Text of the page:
Monday, 29 February 2016


When you anticipate that a stock (or index) will undergo a bullish or bearish price change, there are several (very basic), limited-risk, option strategies that you can adopt. These involve buying option premium.
·         Buy calls or call spreads when bullish.
·         Buy puts or put spreads when bearish.
The more experienced trader may also want to consider selling option premium in order to collect time decay (Theta is one of the Greeks that helps traders measure and manage risk).
·         Sell call spreads when bearish.
·         Sell put spreads when bullish.
·         Sell naked (cash secured) puts when bullish -- but only when you are willing to own shares of the underlying stock.
NOTE: The more sophisticated reader knows that buying a call spread and selling a put spread are equivalent positions (with essentially identical profit and loss parameters) when the underlying asset, strike prices, and expiration are identical.
Likewise, selling a call spread and buying a put spread are equivalent positions. 
Selling naked (unhedged) call options is considered to be too risky for most investors for two very sound reasons:
1.    The sum at risk is theoretically unlimited, and too many inexperienced investors destroy their trading accounts when adopting this strategy. Thus, very few brokers allow their inexperienced traders to sell naked call options. It is just as easy to go broke when selling naked put options, even though most brokers allow their customers to adopt this strategy.
2.    Careful, skilled risk management is mandatory. It is very difficult for the novice trader to realize how unprepared he/she is to handle the risk associated with being naked short call options as the price of the underlying asset rises day after day.

Advice: If selling naked options is attractive to you (I shudder), please be certain that you sell an appropriate quantity of option contracts. Unexpected market events occur far more often than statistics predict -- and you must never own a position so large that it can jeopardize your entire brokerage account when one of those events does occur.
P/L Graphs illustrate Ultimate Risk
Buying options: Gains are unlimited whiles losses are limited to the cost of the options bought.
Risk Graphs: Buying calls and buying puts.

Buying spreads: Both profits and losses are limited, but the potential loss is reduced when compared with the strategy of buying options.
Risk Graphs: Buy call spread;  buy put spread.

Selling spreads: Selling call spreads;  selling put spreads.
Naked Options :  Selling naked calls;  selling naked puts.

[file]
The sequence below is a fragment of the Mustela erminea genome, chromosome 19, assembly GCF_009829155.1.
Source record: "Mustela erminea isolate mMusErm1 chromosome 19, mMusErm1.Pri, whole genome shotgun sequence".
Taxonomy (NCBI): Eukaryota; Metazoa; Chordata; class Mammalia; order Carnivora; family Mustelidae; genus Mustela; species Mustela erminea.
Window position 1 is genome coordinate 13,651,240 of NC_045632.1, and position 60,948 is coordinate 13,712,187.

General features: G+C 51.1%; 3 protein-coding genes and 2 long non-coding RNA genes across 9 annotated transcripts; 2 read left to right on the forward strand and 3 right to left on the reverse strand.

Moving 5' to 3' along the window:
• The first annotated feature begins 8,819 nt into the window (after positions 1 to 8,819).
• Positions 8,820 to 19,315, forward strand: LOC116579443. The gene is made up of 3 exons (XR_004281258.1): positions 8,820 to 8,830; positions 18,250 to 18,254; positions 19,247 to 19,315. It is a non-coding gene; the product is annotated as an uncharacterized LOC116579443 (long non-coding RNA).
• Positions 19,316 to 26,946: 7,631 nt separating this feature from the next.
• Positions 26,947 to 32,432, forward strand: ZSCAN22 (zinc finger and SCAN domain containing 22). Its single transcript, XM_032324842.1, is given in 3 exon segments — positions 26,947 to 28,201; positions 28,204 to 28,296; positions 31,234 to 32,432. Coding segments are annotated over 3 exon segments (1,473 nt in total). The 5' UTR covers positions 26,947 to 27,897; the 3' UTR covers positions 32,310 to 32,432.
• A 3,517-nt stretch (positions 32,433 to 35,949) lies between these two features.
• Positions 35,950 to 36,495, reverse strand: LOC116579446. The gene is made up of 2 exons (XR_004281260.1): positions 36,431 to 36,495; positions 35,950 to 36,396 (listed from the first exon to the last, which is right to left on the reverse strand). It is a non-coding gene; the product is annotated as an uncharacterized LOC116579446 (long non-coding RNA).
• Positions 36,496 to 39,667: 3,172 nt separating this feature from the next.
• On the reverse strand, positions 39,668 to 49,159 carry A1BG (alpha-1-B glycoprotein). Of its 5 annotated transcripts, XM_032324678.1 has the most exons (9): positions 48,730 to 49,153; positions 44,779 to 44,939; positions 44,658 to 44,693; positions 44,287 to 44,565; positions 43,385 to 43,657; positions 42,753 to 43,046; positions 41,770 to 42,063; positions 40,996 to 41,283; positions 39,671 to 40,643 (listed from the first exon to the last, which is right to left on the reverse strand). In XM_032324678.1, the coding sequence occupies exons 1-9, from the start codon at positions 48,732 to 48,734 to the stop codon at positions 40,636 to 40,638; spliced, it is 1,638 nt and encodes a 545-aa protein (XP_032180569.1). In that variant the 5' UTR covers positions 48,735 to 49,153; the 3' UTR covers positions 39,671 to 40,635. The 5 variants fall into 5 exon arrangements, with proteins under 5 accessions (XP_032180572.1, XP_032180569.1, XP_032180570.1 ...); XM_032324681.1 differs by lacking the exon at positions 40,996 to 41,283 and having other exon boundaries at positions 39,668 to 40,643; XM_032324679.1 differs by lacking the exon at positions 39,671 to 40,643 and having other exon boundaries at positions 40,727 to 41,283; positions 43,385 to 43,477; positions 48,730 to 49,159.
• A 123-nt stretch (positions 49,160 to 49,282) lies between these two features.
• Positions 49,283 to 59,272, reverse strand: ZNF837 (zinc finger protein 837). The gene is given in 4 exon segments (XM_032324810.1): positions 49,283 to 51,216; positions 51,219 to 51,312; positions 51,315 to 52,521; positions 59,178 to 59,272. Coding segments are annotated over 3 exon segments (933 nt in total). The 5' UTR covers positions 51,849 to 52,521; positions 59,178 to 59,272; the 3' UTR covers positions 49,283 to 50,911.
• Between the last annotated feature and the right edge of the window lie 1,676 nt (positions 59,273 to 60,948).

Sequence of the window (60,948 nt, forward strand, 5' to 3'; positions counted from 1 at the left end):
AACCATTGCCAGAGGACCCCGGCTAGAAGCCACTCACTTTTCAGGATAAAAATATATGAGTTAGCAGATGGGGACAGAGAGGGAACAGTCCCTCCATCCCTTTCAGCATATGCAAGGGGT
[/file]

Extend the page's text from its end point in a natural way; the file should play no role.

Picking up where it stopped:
There are several important discussion points:
·         Buying options offers the largest potential reward. The problem is that investors tend to believe that they can predict when stocks are moving higher or lower. Then they tend to believe that their stock picks will not only move as predicted, but that the price change will be large. That confidence, combined with a lack of understanding about how options work, leads to money-losing trades. Not because the stocks did not move as predicted, but because the traders bought the wrong options at prices that were too high. The game of earning money by buying options ahead of a price change in the stock or index is best left to very experienced traders who have a proven track record of correct predictions.
·         Buying or selling spreads. These strategies provide the best practical chance for traders to earn a profit. However, it it important to avoid buying spreads that are out of the money. My recommendation is to sell out-of-the-money call spreads when bearish and to sell out-of-the-money put spreads when bullish. Why? These trades come with a high probability of success (i.e., earning a profit). Just be careful not to sell spreads where the reward potential is tiny (i.e., do not try to earn $0.10 by selling a 5-point spread).
·         Selling naked options. Unless you want to be assigned an exercise notice and purchase stock at the strike price, selling naked options is a hazardous proposition. Notice that the potential gains are limited while the possible loss is unlimited. Another point worth noting is that the margin requirement for naked option positions is relatively high, and traders with small accounts cannot meet those requirements. 
​​Selling naked options is not a good strategy choice for most option traders. Sure, it may be acceptable for occasional use, but be very careful when choosing the position size.

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